Adam Wingard (You’re Next, The Guest) decided to tackle the 2017 film adaptation of the coveted and terror-filled anime, Death Note, which premiered yesterday exclusively on Netflix. Whether or not you’re a fan of said anime, it’s hard to imagine any average horror fan or thriller junkie not enjoying this adaptation.
Loner student Light Turner (Nat Wolf) fills his time and wallet by doing other student’s homework until he comes into possession of a mysterious book, which is titled Death Note. Within it are pages upon pages of rules, the first being “The human whose name is written in this note shall die” and names of people. Feeling intrigued but not the slightest convinced, Light only believes in its power after meeting Ryuk (Willem Dafoe), a death god, and seeing immediate results of writing within the book. From then on, he gets the revenge he yearns for, gets the equally intrigued girl of his dreams (Margaret Qualley), and becomes an anonymous savior and criminal to thousands. His seemingly good intentions lead him to a world of disaster and treachery and the elusive L (Lakeith Stanfield), who is set to expose him, close on his heels.
For the most part, most of the characters were enjoyable to watch. Wolf looked the part of any typical outsider type guy in high school, Vans and all. His emotions were honest; his screaming was realistic as hell. How often do you actually hear men in horror movies scream? They yell, hoot, and holler but scream? While his screeches made you chuckle, it was also a good choice to keep them in there. He played a moody kid in a moody, dark movie; think Donnie Darko and Dexter. Another character that shined through was L. His quirks and movements were fun to pick up and look out for. Ryuek, that big CGI bastard, looked great. He was creepy, baulking, and Dafoe’s voice is recognizable anywhere.
The first half hour or so really paid homage to the horror genre; you get to witness glorious, gratuitous death scenes that put a lot of blatant genre films to shame. Wingard didn’t cheap out in the gore department- these effects were delicious, even if they were served in small portions. In that same vein, Ryuk played coy for a while, only hiding in the shadows or slightly out of focus, creeping behind doors or appearing on screen as soon as a shoulder was turned. That really upped the eeriness and set the mood.
Now the soundtrack is something that can’t be ignored; it was fucking awesome. Atticus and Leopold Ross had the honors of compiling the perfect tunes and scoring every scene. Their choices really reflected the black comedy flavor of the movie and made it almost off collar but still feasible and appropriate for the universe the characters were living (and dying) in.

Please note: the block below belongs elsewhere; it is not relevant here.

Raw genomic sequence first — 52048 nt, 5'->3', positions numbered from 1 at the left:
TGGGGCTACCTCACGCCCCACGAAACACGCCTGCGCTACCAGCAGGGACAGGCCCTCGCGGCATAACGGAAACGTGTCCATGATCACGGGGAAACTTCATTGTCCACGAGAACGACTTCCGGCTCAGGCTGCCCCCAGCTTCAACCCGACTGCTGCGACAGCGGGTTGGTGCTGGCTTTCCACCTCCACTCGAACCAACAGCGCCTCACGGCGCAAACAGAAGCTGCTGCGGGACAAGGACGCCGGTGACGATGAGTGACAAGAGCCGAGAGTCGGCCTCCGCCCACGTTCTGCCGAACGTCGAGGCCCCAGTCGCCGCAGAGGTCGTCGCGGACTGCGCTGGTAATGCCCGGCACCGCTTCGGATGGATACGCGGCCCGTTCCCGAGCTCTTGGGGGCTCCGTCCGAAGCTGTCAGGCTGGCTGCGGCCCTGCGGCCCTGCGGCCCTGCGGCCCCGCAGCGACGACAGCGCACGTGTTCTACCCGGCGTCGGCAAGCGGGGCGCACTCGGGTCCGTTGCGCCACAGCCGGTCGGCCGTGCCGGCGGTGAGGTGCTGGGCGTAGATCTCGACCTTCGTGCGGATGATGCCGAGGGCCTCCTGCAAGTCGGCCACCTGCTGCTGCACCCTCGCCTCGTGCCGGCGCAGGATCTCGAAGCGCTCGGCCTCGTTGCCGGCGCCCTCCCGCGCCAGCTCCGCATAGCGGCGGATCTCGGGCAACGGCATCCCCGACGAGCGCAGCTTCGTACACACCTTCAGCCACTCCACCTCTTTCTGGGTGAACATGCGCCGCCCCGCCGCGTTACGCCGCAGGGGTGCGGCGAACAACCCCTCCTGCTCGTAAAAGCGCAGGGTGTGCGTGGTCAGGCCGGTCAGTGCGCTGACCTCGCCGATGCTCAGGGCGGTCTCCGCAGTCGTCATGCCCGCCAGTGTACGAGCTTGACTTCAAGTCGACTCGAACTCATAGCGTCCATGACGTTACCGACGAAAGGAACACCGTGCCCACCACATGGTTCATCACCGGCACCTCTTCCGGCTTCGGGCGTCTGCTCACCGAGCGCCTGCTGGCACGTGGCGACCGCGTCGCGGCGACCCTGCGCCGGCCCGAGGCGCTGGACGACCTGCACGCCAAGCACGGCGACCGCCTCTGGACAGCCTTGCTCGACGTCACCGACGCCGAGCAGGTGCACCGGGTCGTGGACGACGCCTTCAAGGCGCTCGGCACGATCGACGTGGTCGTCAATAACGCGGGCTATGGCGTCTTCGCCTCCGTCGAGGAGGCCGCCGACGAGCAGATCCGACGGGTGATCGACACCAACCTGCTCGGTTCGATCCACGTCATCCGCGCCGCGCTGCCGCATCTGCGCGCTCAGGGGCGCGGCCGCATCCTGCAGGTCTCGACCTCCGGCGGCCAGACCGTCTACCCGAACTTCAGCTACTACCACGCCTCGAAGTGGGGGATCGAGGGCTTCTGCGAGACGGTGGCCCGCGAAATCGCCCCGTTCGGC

Now, it goes without saying that there’s going to be insane amounts of backlash and criticism for adaptations, which is all fair game for you diehards. This review is coming from someone who has never watched the anime or read the manga and I could tell that the film had a lot of pacing issues. There was too much crammed into an 1:40 run time, way too much. The timeline leapt and jumped months and months and left very little time to really sit with the characters. I can’t attest for what was left out or what was included, but I’m sure there were pivotal scenes and certain characteristics that just didn’t make the cut.
Touching upon Ryuk and his appearance again; he looked great but we saw too much of him. I’m a firm believer in the “less is more” theory when it comes to showing monsters. The more we saw his face, the less we were frightened or made jittery by him. Then again, the cast and crew probably had a blast doing this, so they gave Dafoe more and more screen time for the hell of it.
Looking at Death Note as a singular film adaptation, it was successful in presenting an entertaining story of complicated moral issues in a semi-fantastical world. It really did make you sit back and reflect on what you would do if you became the owner of the Death Note and it was near heart breaking to watch this kid try and do good with it, only to fuddle his world up even more. His “relationship” with his girlfriend was formed because of the book and their idea of bonding was killing people together with the book. It was a well-rounded movie; you get some laughs, some scares, some thrills, and some things to take away with you after the credits flash and the next Netflix TV series preview starts autoplaying while you fumble for your controller.